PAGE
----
As well as the exceptions which apply to every service provider and positive action, there are additional exceptions for:
- charities, and
- religion or belief organisations.
If you are a charity you are allowed to restrict your benefits (which include the services you offer) to people with a particular protected characteristic if:
- that is included in your charitable instrument, and either
- it is objectively justified, or
- it is done to prevent or compensate for disadvantage linked to the protected characteristic.
A charitable instrument is the document establishing or governing a charity. The charitable instrument usually sets out the charity’s purposes, how its income can be spent and generally how the charity will operate.
The Women’s Institute is a charity which provides educational opportunities only to women.
The Royal National Institute of Blind People (RNIB) is a charity that provides special facilities for visually impaired people rather than to other disabled people.
However, charities cannot restrict their services on the basis of a person’s colour, such as ‘black’ or ‘white’. If the charitable instrument includes a restriction to people of a particular colour, it will be read as if that restriction did not exist.
A charity’s objects include holding activities only for black people from a particular local area. It must open its activities up to everyone from that local area regardless of their colour, provided they meet its other criteria.
This is a difficult legal question which is beyond the scope of this guide to provide a definitive answer to. If your charitable instrument allows you or even requires you to restrict your benefits to people with a particular protected characteristic:
- You should read the Code of Practice, which tells you more about what the law says and how it might be applied.
- You and your trustees need to decide if the restriction meets either of the other two tests. If it does not, then you should stop applying the restriction.
- You can obtain advice from the Charity Commission if you are in England and Wales or the Scottish Charity Regulator if you are in Scotland.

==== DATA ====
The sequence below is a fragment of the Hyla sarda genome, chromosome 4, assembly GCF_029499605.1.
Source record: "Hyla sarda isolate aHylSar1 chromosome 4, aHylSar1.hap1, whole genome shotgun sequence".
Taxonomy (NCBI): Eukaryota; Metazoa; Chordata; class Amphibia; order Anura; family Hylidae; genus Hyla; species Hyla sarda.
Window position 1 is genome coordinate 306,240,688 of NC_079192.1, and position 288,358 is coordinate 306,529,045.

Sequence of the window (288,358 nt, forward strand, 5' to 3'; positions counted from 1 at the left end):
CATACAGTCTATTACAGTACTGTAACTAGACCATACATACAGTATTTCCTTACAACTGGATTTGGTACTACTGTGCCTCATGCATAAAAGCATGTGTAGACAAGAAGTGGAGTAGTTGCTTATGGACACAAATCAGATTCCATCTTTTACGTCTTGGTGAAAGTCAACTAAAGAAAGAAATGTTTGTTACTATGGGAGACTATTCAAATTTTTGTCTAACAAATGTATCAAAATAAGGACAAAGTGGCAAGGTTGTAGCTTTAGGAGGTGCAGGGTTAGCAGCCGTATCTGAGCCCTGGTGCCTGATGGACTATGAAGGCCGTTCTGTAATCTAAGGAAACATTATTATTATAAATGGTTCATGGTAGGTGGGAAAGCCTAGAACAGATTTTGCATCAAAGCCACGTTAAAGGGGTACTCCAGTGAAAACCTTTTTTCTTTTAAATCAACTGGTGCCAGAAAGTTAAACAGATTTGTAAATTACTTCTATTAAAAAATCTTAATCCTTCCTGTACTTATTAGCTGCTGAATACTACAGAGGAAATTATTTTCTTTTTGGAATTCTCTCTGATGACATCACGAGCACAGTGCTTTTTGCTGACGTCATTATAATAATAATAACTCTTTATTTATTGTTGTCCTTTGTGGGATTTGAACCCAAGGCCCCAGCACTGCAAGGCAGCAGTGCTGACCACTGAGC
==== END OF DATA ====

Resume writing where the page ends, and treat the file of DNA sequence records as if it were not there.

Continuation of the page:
- If necessary, you should obtain independent legal advice.
- If anyone challenges your decision to go on restricting your benefits, then the courts will decide whether the tests are met.
Events or activities
An event or activity held to promote or support a charity can be restricted to one sex only.
Race for Life, a women-only event which raises money for Cancer Research UK, or a boys-only football tournament held to raise money for a charity would be covered by this exception.
If a charity is offering membership, it can ask someone to make a statement to say or imply that they are a member of a particular religion or belief, or accept that religion or belief in order to become a member of the charity, and can also refuse members access to benefits if they do not accept that religion or belief, but only as long as this requirement has existed since before 18 May 2005.
The Scout Association is a long-standing charity which requires children joining the Scouts to promise to do their best to do their duty to God.
Other than these exceptions, a charity must not treat a person worse than someone else because of a protected characteristic in relation to the benefits they provide or the way they provide them.
A homelessness charity set up to benefit women in general cannot refuse to offer its services to a woman because she is a lesbian.
A charity set up to benefit retired men by offering them access to a day centre cannot refuse its services to a man because of his ethnic origin but can exclude women if the exclusion meets the tests set out above.
If you are a religion or belief organisation, there are some exceptions to equality law that only apply to the services you provide.
‘Services’ in this context does not mean religious acts of worship (which are not covered by equality law at all) but something a person or organisation does for the public or a section of the public.